If starfish could talk, we’d probably hear them screaming “I’m melting…melting!” Along the west coast of the U.S. and Canada, starfish are dying off in massive numbers, succumbing to sea star wasting syndrome—a mysterious illness that turns them into what scientists are calling piles of white goop.
In July, marine researchers from the University of California in Santa Cruz (UCSC) were doing fieldwork off the coast of Alaska when they noticed something strange: scores of starfish were losing their arms and developing white lesions on their bodies. The syndrome, which affects at least 10 different species, is swift. The time from infection to goop can be as short as a few days. In some regions, 95 percent of starfish populations have been wiped out.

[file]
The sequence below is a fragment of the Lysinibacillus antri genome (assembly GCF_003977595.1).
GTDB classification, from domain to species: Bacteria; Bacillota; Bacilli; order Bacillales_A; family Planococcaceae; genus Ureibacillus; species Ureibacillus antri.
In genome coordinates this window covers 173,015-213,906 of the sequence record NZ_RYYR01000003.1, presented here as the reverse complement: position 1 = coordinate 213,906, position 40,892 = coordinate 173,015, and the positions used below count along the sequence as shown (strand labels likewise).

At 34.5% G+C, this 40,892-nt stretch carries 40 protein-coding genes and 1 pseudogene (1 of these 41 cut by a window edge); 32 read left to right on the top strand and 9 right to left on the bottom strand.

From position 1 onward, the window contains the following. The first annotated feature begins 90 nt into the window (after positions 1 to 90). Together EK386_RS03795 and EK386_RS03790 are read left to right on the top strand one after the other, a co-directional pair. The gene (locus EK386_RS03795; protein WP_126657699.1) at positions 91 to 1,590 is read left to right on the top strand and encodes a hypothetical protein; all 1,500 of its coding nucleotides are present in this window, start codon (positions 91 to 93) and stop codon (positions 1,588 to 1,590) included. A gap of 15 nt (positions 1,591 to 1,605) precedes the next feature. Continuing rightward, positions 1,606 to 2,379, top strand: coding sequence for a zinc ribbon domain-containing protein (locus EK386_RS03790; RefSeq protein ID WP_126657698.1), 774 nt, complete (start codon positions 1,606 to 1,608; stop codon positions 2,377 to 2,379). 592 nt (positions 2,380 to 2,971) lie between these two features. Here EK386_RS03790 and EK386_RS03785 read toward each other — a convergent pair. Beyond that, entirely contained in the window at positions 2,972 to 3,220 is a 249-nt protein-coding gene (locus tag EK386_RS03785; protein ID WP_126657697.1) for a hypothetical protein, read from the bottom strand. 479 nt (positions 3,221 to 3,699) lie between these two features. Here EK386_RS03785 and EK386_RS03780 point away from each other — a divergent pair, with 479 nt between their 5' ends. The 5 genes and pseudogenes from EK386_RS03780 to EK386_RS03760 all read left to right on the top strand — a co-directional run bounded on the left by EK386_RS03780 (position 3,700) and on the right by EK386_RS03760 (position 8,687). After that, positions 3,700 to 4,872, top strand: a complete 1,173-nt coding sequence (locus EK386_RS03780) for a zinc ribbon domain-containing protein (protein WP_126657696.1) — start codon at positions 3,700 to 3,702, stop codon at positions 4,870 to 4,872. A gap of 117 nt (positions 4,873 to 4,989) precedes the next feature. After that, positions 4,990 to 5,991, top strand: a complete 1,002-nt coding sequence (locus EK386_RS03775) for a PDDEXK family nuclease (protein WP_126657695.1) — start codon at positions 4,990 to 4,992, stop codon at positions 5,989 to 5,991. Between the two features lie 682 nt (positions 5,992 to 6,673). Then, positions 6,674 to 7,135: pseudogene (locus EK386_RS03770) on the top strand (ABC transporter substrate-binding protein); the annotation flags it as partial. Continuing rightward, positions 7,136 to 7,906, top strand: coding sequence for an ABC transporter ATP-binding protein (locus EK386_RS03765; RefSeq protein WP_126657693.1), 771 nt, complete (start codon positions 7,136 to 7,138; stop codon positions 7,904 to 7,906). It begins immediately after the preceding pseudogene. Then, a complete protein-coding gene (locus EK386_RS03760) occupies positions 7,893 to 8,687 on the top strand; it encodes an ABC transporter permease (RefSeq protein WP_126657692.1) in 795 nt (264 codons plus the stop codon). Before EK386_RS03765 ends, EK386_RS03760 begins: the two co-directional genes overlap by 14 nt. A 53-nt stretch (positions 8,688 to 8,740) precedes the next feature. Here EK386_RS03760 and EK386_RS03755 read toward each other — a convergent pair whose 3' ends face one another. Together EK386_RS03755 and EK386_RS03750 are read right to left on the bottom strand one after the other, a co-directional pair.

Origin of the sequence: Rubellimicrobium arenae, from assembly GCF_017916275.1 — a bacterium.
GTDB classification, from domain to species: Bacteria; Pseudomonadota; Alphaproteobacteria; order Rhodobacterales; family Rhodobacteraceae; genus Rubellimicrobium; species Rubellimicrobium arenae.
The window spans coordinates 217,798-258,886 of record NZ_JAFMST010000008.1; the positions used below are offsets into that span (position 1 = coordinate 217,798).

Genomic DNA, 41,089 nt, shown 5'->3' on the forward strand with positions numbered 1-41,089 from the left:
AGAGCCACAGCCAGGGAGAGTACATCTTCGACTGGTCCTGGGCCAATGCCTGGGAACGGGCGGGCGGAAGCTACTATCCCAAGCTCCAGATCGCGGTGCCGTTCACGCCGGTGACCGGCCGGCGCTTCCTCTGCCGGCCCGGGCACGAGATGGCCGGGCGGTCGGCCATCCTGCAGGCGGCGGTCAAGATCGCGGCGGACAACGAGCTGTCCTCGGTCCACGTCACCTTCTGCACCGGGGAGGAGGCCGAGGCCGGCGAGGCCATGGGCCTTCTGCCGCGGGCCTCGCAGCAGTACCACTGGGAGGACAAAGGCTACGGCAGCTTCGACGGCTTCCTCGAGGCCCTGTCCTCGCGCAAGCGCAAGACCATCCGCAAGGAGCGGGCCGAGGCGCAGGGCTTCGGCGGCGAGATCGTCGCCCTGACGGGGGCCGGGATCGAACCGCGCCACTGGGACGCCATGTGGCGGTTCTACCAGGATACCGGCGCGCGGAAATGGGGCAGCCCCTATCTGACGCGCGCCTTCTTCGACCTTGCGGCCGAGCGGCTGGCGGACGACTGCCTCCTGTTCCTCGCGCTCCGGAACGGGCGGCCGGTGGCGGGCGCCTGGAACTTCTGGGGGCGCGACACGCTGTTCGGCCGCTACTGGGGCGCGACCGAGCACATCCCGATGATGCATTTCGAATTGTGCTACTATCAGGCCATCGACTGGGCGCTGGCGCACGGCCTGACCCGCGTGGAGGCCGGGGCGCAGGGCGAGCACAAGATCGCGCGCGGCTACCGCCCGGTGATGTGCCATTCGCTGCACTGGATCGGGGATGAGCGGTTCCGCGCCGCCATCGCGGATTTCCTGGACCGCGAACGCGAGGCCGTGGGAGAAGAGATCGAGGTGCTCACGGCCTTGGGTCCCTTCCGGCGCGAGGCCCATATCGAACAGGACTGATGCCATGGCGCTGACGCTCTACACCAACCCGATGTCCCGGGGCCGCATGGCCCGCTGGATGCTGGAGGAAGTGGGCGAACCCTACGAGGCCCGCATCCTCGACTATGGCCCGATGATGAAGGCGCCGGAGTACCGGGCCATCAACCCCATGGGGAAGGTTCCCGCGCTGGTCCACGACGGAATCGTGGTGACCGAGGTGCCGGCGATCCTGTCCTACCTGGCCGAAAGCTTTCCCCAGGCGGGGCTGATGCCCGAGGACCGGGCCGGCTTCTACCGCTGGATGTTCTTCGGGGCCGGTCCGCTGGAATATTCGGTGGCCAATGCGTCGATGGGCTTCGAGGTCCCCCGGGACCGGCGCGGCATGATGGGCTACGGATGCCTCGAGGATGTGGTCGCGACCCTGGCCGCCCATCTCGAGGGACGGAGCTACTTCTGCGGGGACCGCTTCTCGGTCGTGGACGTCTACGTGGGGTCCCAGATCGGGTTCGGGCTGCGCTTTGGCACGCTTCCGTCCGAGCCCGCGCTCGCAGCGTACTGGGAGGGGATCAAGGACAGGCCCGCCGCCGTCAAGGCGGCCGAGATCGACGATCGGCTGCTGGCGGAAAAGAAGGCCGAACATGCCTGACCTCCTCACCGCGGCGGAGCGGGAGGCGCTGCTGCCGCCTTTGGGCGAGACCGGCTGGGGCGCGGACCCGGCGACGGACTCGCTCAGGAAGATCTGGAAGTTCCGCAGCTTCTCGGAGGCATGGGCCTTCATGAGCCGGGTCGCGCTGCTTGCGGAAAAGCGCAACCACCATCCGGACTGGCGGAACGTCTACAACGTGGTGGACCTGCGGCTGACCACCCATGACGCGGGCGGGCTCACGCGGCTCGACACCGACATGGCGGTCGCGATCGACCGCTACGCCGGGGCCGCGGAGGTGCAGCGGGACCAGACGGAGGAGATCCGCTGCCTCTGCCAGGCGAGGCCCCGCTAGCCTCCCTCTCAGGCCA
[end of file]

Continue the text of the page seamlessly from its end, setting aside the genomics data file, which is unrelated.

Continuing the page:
Starfish are keystone species in many tidal ecosystems, responsible for maintaining biodiversity. A significant decrease in their populations could tip the scales, allowing other organisms such as mollusks to dominate and throw the whole system out of whack.
The culprit behind the outbreak continues to elude researchers, but suspects include viruses, bacteria, and/or environmental factors. In the past, scientists attributed starfish die-offs to warming water temperatures, which leave the multi-armed creatures vulnerable to disease-causing bacteria. But that’s not the case here. Water temperatures along the west coast are currently experiencing a cold period.
While research to identify the cause of sea star wasting syndrome continues, the good news is that starfish are resilient creatures. Although their populations are in shambles, they regenerate quickly according to UCSC experts. To learn more about current efforts to stem the disease, check out this interactive map from the UCSC Pacific Rocky Intertidal Monitoring Program.
Originally published at Boston University News Service, November 6, 2013.